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               132 Bleeker Street
it and palmetto hat, too, for preservation-
Crossed the ferry.  A very wet walk up
Grand street, tired, wet, and rather
ill; lager-beer in a cellar restaurant
then on to 132 Bleeker Street.  Mrs Boley,
miss M Cook, James and others.  Installed,
temporarily into the big, second-floor back
room.  Upstairs, in the old attic, are Cahill,
Shepherd and the odious little Watson   living
surreptitiously as usual.  Mullen, the artist,
also an inmate of the house.  Lloyd mar-
ried and in the army.  A bath, dinner,
and to bed, but not to sleep, for I was kept
awake all night by the pain of a fester in my
   13.  Saturday.  Down town by omnibus,
a sunny and cool morning.  To Haney s
office; he out; saw Cristopher.  To Tribune
office, saw England.  Back to Haney s
and found him in.  Bellew came.  To the
Tribune office again.  Saw Wilbour and
Senator Wilson of Mass.  Saw Gay and got
a check for my salary.  To the Park Bank.
A meal at Crook and Duff s.  To Leslie s,
then uptown, reading letters from Hannah
and home obtained from Haney, who had
kept them for the last three months, thinking
Title:Thomas Butler Gunn Diaries, Volume Twenty: page one hundred and sixty-seven
Description:Regarding Gunn's boarding house and his return to the Tribune offices from abroad.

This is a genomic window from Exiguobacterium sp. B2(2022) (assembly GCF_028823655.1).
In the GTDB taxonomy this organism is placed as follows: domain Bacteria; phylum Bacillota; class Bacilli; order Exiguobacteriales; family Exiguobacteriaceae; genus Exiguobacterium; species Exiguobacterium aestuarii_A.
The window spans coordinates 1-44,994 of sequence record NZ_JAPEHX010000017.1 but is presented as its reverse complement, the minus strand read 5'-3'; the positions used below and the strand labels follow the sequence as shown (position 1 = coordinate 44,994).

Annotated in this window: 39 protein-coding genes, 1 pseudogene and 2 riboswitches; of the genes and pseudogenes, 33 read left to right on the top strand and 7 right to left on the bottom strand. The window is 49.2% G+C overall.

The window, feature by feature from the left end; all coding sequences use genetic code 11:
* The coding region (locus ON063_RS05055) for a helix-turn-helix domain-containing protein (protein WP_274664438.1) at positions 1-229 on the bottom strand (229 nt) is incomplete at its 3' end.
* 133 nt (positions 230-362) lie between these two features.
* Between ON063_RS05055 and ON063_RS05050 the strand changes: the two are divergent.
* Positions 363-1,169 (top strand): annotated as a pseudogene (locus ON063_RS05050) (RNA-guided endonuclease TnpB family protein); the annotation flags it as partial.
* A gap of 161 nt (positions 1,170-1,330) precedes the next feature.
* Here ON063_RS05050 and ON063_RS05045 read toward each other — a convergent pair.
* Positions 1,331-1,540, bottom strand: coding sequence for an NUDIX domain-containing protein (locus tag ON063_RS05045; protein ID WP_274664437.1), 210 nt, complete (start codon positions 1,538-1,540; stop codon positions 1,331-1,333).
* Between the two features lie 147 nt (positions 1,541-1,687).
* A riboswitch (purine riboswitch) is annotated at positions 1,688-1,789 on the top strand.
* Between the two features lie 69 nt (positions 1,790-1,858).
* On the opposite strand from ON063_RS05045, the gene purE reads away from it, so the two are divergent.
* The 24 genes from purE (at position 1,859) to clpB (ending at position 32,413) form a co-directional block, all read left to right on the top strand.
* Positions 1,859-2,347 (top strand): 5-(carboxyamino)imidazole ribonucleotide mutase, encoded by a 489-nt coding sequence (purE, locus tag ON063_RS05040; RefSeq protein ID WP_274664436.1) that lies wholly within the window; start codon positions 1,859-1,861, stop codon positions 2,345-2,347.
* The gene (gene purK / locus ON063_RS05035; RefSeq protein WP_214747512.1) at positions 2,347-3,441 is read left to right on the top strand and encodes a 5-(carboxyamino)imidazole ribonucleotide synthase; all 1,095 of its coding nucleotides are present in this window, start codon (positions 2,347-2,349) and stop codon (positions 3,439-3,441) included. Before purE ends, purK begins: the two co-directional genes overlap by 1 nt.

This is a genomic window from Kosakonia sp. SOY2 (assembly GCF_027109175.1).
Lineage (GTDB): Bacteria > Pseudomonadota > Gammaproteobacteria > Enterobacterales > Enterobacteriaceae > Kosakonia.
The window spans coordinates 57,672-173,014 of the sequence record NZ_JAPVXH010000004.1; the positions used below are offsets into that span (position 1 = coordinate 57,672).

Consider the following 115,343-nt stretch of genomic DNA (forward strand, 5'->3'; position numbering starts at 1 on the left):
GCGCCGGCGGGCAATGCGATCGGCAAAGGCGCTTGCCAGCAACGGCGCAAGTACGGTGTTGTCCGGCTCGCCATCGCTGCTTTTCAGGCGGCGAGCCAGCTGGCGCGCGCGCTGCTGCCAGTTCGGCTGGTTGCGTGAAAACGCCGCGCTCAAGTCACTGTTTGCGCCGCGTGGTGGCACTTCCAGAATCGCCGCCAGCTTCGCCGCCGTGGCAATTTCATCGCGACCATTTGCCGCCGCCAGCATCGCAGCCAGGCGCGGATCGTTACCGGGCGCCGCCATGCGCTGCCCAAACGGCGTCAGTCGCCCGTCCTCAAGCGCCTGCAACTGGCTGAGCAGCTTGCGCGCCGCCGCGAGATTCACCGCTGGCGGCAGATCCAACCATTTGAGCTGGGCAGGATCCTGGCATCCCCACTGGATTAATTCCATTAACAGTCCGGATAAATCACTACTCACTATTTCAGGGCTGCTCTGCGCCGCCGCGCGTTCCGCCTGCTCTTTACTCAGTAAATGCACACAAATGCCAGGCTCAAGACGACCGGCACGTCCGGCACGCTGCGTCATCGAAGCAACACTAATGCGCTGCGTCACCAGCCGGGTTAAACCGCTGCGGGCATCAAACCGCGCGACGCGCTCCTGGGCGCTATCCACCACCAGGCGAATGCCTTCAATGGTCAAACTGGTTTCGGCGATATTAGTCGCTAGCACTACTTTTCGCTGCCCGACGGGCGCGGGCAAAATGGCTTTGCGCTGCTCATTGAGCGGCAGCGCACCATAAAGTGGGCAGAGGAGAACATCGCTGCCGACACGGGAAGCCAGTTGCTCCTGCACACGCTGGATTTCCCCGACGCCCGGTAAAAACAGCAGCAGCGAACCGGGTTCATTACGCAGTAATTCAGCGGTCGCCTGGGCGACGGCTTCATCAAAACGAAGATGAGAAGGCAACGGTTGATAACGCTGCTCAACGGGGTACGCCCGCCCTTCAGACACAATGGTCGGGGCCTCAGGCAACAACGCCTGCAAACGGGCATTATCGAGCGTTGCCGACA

Subject:Bellew, Frank; Bennett, Hannah; Boardinghouses; Boley, Susan; Cahill, Frank; Clothing and dress; Cristopher; England; Gay, Sidney H.; Gunn, Thomas Butler; Haney, John; Lloyd (boarder); McCook, Miss; Mullen, Edward F.; New York tribune.; Shepherd, N.G.; Watson, Frederick; Wilbour; Wilson, Senator
Coverage (City/State):[New York, New York]
Coverage (Street):132 Bleecker Street; Grand Street
Scan Date:2010-09-10


Title:Thomas Butler Gunn Diaries, Volume Twenty
Description:Includes Gunn's descriptions of his experiences as a war correspondent for ""The New York Tribune"" at Virginia, South Carolina, Georgia, and Florida, especially Hilton Head, Port Royal, St. Augustine, Key West, and the end of his experiences with the Army of the Potomac during the Peninsular Campaign when he had to leave camp due to illness.
Subject:African Americans; Boardinghouses; Bohemians; Civil War; Diseases; Gunn, Thomas Butler; Journalism; Marches (U.S. Army); Medical care (U.S. Army); Military; Military camp life; Peninsular Campaign (Va.); Travel; Women
Coverage (City/State):New York, New York; Port Royal, South Carolina; Hilton Head, South Carolina; Key West, Florida; St. Augustine, Florida; Virginia
Note:Thomas Butler Gunn was born February 15, 1826, in Banbury, England, and came to New York in 1849. During the Civil War he worked as a correspondent for the New York Tribune and the New York Evening Post. He returned to England in 1863, and died in Birmingham in April 1903. The collection includes twenty-one volumes of his diaries, including newspaper clippings, letters, photographs, sketches, and various other items inserted by Gunn. Diary entries date from July 7, 1849, to April 7, 1863, and include his experiences with the New York publishing and literary world, his descriptions of boarding houses, his travels throughout the United States, and his experiences traveling with the Federal army as a Civil War correspondent.
Publisher:Missouri History Museum
Rights:Copyright 2010 Missouri History Museum.
Source:Page images, transcriptions, and metadata of the Thomas Butler Gunn diaries have been provided by the Missouri History Museum.